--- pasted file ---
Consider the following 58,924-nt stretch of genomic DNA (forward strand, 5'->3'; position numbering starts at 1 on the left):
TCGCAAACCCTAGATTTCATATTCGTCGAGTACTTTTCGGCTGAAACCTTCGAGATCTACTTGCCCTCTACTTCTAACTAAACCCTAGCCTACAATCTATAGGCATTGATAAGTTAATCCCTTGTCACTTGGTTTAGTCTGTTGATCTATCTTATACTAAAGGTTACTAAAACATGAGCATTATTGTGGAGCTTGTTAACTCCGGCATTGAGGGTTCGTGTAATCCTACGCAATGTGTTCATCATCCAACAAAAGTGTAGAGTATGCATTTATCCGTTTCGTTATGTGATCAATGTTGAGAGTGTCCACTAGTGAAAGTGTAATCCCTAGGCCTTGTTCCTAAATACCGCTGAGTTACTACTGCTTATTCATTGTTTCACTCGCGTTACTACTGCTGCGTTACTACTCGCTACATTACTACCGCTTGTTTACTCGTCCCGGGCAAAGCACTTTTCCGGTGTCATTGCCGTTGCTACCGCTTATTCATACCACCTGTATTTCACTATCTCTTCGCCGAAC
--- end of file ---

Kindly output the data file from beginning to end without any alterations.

Consider the following 58,924-nt stretch of genomic DNA (forward strand, 5'->3'; position numbering starts at 1 on the left):
TCGCAAACCCTAGATTTCATATTCGTCGAGTACTTTTCGGCTGAAACCTTCGAGATCTACTTGCCCTCTACTTCTAACTAAACCCTAGCCTACAATCTATAGGCATTGATAAGTTAATCCCTTGTCACTTGGTTTAGTCTGTTGATCTATCTTATACTAAAGGTTACTAAAACATGAGCATTATTGTGGAGCTTGTTAACTCCGGCATTGAGGGTTCGTGTAATCCTACGCAATGTGTTCATCATCCAACAAAAGTGTAGAGTATGCATTTATCCGTTTCGTTATGTGATCAATGTTGAGAGTGTCCACTAGTGAAAGTGTAATCCCTAGGCCTTGTTCCTAAATACCGCTGAGTTACTACTGCTTATTCATTGTTTCACTCGCGTTACTACTGCTGCGTTACTACTCGCTACATTACTACCGCTTGTTTACTCGTCCCGGGCAAAGCACTTTTCCGGTGTCATTGCCGTTGCTACCGCTTATTCATACCACCTGTATTTCACTATCTCTTCGCCGAAC